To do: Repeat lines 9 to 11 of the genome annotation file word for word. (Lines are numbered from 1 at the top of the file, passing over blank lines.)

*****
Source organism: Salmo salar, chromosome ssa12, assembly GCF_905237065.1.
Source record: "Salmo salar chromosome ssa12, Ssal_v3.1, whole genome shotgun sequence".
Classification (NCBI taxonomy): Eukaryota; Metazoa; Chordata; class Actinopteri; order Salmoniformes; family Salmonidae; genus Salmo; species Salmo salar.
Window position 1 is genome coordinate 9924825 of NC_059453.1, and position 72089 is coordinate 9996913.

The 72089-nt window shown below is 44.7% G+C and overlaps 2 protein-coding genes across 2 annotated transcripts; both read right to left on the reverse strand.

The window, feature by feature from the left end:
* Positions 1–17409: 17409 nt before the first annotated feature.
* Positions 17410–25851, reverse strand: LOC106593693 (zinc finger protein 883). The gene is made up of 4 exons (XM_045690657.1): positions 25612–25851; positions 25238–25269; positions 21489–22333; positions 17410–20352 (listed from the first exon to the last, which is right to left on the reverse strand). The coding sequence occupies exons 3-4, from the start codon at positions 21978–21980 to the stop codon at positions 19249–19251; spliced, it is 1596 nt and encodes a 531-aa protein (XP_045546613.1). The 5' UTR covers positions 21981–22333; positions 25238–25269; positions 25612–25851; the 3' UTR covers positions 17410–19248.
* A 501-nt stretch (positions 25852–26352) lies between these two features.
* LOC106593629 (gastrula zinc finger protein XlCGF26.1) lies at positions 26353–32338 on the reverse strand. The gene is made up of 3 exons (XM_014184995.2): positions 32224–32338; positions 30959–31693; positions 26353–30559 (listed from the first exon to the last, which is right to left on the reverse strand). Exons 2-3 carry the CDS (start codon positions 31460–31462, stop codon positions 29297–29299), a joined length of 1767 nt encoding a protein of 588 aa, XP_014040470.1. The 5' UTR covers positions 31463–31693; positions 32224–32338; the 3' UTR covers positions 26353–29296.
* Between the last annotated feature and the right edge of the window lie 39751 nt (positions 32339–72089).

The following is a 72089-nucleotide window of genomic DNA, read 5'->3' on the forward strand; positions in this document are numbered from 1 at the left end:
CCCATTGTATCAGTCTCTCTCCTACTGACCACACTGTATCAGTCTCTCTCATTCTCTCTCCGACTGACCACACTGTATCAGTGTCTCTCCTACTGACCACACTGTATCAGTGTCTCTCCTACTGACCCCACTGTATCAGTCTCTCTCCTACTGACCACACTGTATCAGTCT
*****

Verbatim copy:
* A 501-nt stretch (positions 25852–26352) lies between these two features.
* LOC106593629 (gastrula zinc finger protein XlCGF26.1) lies at positions 26353–32338 on the reverse strand. The gene is made up of 3 exons (XM_014184995.2): positions 32224–32338; positions 30959–31693; positions 26353–30559 (listed from the first exon to the last, which is right to left on the reverse strand). Exons 2-3 carry the CDS (start codon positions 31460–31462, stop codon positions 29297–29299), a joined length of 1767 nt encoding a protein of 588 aa, XP_014040470.1. The 5' UTR covers positions 31463–31693; positions 32224–32338; the 3' UTR covers positions 26353–29296.
* Between the last annotated feature and the right edge of the window lie 39751 nt (positions 32339–72089).